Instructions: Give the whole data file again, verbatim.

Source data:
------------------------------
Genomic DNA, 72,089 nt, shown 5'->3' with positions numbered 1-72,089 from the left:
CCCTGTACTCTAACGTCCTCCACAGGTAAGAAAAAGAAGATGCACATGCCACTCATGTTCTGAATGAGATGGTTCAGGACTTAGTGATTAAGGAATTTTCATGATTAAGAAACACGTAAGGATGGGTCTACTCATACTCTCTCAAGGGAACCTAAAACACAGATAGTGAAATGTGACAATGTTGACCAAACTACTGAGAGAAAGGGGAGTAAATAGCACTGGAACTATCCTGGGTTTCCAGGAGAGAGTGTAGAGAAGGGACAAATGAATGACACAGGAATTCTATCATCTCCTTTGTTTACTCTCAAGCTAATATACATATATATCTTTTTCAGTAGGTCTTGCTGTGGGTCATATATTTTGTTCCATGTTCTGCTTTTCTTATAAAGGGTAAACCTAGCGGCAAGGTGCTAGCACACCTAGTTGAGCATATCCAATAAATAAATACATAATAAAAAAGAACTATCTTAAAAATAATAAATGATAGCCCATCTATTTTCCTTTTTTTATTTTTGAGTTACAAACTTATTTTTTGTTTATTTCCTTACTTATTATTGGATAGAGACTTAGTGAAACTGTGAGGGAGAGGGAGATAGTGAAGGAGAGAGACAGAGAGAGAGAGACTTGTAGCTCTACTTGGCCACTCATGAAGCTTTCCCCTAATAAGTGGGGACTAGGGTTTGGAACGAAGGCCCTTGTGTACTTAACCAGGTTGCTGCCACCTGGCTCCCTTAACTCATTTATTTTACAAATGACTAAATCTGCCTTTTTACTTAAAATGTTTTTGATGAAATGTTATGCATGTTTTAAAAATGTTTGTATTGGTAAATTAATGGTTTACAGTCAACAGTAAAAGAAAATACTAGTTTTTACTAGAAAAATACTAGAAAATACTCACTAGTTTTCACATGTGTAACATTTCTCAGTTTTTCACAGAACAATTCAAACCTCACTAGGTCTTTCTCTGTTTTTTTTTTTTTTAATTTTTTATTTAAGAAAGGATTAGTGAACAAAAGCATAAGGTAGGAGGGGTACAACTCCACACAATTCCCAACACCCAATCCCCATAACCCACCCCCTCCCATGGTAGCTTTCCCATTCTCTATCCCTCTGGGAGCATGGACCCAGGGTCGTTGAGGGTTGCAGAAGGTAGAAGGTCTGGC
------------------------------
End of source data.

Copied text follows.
Genomic DNA, 72,089 nt, shown 5'->3' with positions numbered 1-72,089 from the left:
CCCTGTACTCTAACGTCCTCCACAGGTAAGAAAAAGAAGATGCACATGCCACTCATGTTCTGAATGAGATGGTTCAGGACTTAGTGATTAAGGAATTTTCATGATTAAGAAACACGTAAGGATGGGTCTACTCATACTCTCTCAAGGGAACCTAAAACACAGATAGTGAAATGTGACAATGTTGACCAAACTACTGAGAGAAAGGGGAGTAAATAGCACTGGAACTATCCTGGGTTTCCAGGAGAGAGTGTAGAGAAGGGACAAATGAATGACACAGGAATTCTATCATCTCCTTTGTTTACTCTCAAGCTAATATACATATATATCTTTTTCAGTAGGTCTTGCTGTGGGTCATATATTTTGTTCCATGTTCTGCTTTTCTTATAAAGGGTAAACCTAGCGGCAAGGTGCTAGCACACCTAGTTGAGCATATCCAATAAATAAATACATAATAAAAAAGAACTATCTTAAAAATAATAAATGATAGCCCATCTATTTTCCTTTTTTTATTTTTGAGTTACAAACTTATTTTTTGTTTATTTCCTTACTTATTATTGGATAGAGACTTAGTGAAACTGTGAGGGAGAGGGAGATAGTGAAGGAGAGAGACAGAGAGAGAGAGACTTGTAGCTCTACTTGGCCACTCATGAAGCTTTCCCCTAATAAGTGGGGACTAGGGTTTGGAACGAAGGCCCTTGTGTACTTAACCAGGTTGCTGCCACCTGGCTCCCTTAACTCATTTATTTTACAAATGACTAAATCTGCCTTTTTACTTAAAATGTTTTTGATGAAATGTTATGCATGTTTTAAAAATGTTTGTATTGGTAAATTAATGGTTTACAGTCAACAGTAAAAGAAAATACTAGTTTTTACTAGAAAAATACTAGAAAATACTCACTAGTTTTCACATGTGTAACATTTCTCAGTTTTTCACAGAACAATTCAAACCTCACTAGGTCTTTCTCTGTTTTTTTTTTTTTTAATTTTTTATTTAAGAAAGGATTAGTGAACAAAAGCATAAGGTAGGAGGGGTACAACTCCACACAATTCCCAACACCCAATCCCCATAACCCACCCCCTCCCATGGTAGCTTTCCCATTCTCTATCCCTCTGGGAGCATGGACCCAGGGTCGTTGAGGGTTGCAGAAGGTAGAAGGTCTGGC